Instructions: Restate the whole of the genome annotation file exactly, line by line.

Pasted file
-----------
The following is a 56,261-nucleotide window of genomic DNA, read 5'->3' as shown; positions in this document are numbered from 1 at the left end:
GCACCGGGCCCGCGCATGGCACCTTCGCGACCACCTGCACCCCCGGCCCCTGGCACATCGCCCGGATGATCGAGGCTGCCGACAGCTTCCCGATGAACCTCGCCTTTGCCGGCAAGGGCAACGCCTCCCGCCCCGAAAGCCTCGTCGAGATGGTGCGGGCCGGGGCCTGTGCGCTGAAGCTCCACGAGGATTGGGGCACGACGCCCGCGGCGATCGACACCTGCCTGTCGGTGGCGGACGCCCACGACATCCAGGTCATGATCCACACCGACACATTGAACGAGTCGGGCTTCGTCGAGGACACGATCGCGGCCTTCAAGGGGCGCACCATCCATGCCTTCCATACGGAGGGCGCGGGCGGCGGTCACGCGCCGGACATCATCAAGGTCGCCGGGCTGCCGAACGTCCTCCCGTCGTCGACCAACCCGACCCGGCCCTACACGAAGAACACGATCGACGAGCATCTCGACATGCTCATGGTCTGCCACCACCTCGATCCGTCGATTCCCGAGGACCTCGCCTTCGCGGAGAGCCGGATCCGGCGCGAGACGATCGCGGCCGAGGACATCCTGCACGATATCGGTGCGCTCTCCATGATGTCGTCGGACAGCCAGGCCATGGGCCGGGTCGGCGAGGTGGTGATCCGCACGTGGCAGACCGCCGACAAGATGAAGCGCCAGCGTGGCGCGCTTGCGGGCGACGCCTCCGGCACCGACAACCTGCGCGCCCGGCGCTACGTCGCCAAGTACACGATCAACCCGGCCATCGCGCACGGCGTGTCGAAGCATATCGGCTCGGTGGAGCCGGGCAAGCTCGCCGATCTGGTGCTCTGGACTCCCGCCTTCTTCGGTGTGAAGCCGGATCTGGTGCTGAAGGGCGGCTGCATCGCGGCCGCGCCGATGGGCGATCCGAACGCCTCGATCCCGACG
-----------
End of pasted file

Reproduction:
The following is a 56,261-nucleotide window of genomic DNA, read 5'->3' as shown; positions in this document are numbered from 1 at the left end:
GCACCGGGCCCGCGCATGGCACCTTCGCGACCACCTGCACCCCCGGCCCCTGGCACATCGCCCGGATGATCGAGGCTGCCGACAGCTTCCCGATGAACCTCGCCTTTGCCGGCAAGGGCAACGCCTCCCGCCCCGAAAGCCTCGTCGAGATGGTGCGGGCCGGGGCCTGTGCGCTGAAGCTCCACGAGGATTGGGGCACGACGCCCGCGGCGATCGACACCTGCCTGTCGGTGGCGGACGCCCACGACATCCAGGTCATGATCCACACCGACACATTGAACGAGTCGGGCTTCGTCGAGGACACGATCGCGGCCTTCAAGGGGCGCACCATCCATGCCTTCCATACGGAGGGCGCGGGCGGCGGTCACGCGCCGGACATCATCAAGGTCGCCGGGCTGCCGAACGTCCTCCCGTCGTCGACCAACCCGACCCGGCCCTACACGAAGAACACGATCGACGAGCATCTCGACATGCTCATGGTCTGCCACCACCTCGATCCGTCGATTCCCGAGGACCTCGCCTTCGCGGAGAGCCGGATCCGGCGCGAGACGATCGCGGCCGAGGACATCCTGCACGATATCGGTGCGCTCTCCATGATGTCGTCGGACAGCCAGGCCATGGGCCGGGTCGGCGAGGTGGTGATCCGCACGTGGCAGACCGCCGACAAGATGAAGCGCCAGCGTGGCGCGCTTGCGGGCGACGCCTCCGGCACCGACAACCTGCGCGCCCGGCGCTACGTCGCCAAGTACACGATCAACCCGGCCATCGCGCACGGCGTGTCGAAGCATATCGGCTCGGTGGAGCCGGGCAAGCTCGCCGATCTGGTGCTCTGGACTCCCGCCTTCTTCGGTGTGAAGCCGGATCTGGTGCTGAAGGGCGGCTGCATCGCGGCCGCGCCGATGGGCGATCCGAACGCCTCGATCCCGACG